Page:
The progress of Erich Korngold (1897–1957) from Viennese child prodigy to Hollywood golden-age film composer is remarkable. Yet his ‘serious’ output spanned all this period, soaring to new heights with his violin and cello concertos.
Many other works attest to Korngold’s formidable gifts as a writer for strings. Both works here, splendidly recorded in a beneficial acoustic, are worth exploring. He wrote the Piano Trio op.1 (1910) when he was 12 (not 13, as stated here), after taking lessons for two years with Zemlinsky. The achievement is astonishing. Korngold treats both outer movements with gusto, getting just a little too thick-textured as he probes daring, lush harmonies that outdo Strauss and Reger. His more ascetic contemporary, Ernst Krenek, talked of Korngold’s ‘gushing effervescence’, but that rarely feels the case here.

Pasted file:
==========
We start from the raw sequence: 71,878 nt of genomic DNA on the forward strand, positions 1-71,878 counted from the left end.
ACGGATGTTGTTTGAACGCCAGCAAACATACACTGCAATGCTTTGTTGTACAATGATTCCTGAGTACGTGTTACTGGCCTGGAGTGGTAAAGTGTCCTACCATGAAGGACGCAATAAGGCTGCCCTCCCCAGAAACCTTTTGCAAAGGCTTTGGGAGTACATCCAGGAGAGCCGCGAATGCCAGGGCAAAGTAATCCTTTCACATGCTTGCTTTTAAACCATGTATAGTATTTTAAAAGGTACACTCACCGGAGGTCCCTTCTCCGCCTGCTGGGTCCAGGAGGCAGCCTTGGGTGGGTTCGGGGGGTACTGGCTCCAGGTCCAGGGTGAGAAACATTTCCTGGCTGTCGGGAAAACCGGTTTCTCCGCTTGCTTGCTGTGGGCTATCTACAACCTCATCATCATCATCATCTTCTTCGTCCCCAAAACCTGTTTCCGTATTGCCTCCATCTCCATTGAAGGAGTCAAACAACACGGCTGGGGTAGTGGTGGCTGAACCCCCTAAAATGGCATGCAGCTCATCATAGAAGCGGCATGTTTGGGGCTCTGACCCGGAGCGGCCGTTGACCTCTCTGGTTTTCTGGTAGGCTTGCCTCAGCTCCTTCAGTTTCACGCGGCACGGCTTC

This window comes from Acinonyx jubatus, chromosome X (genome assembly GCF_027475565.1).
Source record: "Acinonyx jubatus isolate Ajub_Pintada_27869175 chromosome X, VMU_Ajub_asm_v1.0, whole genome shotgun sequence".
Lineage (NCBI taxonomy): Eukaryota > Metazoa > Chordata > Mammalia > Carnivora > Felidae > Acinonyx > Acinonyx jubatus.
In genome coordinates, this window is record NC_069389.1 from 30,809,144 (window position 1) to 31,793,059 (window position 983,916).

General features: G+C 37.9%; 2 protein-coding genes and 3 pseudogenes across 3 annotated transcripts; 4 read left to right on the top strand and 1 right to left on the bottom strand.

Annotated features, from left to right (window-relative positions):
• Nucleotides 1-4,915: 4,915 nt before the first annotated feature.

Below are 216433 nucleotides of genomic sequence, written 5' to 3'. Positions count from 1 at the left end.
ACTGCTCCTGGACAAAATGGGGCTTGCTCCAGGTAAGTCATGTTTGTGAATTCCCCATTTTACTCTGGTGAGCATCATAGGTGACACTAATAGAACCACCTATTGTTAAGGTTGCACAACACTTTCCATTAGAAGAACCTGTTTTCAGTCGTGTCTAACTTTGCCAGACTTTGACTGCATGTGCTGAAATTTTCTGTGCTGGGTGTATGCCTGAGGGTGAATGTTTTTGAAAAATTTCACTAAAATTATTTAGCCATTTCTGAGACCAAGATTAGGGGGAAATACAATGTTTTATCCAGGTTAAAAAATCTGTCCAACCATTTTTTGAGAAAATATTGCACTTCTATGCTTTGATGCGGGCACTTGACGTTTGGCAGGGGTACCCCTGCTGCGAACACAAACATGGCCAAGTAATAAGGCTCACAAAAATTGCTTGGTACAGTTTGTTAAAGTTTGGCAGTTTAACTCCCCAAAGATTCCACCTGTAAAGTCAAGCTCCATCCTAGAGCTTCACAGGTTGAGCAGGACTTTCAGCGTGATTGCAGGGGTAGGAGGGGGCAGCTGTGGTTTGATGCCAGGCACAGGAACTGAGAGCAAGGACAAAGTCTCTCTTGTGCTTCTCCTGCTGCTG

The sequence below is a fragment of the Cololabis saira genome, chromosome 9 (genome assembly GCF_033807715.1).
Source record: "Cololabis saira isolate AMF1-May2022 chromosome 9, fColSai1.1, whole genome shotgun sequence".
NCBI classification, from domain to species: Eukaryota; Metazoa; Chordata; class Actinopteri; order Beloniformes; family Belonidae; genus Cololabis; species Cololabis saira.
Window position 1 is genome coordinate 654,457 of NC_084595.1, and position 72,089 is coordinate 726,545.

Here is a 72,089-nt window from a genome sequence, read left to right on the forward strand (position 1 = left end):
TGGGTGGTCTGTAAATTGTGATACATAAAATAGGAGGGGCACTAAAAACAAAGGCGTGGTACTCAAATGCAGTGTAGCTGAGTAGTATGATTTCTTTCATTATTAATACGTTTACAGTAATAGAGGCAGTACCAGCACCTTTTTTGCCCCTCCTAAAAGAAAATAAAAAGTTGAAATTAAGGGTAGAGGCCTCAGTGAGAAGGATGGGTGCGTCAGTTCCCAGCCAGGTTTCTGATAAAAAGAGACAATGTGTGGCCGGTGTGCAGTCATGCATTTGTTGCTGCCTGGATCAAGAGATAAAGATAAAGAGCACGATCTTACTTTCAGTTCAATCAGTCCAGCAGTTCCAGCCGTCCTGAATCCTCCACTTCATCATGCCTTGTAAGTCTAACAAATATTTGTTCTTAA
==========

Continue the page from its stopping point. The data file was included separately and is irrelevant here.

The Trio Parnassus’s playing is equally impressive in the bustling Scherzo and gorgeously wafting trio, although the musicians could have found more logic in the meandering Larghetto, with its Rachmaninoff-like piano figurations.
Where this ensemble really triumphs is in the five-movement Suite (1930), once its rather too stolid introductory Prelude and Fugue is out of the way. The brilliantly played Waltz is darkly mysterious, almost ghoulish: it comes across like eerie, broken-up fragments of Der Rosenkavalier: Strauss reworked as Schoenberg. The movement entitled ‘Groteske’ scampers like Tom and Jerry, with Slavic folk harmonies (Korngold was born in Moravia). The ‘Lied’, an exquisite cantilena for violinist Yamei Yu, could be from Dvo?rák’s American period. The polished Rondo-finale, a sort of mini sonata–cum–devilish–fugal–Scherzo, is tripped off with flair.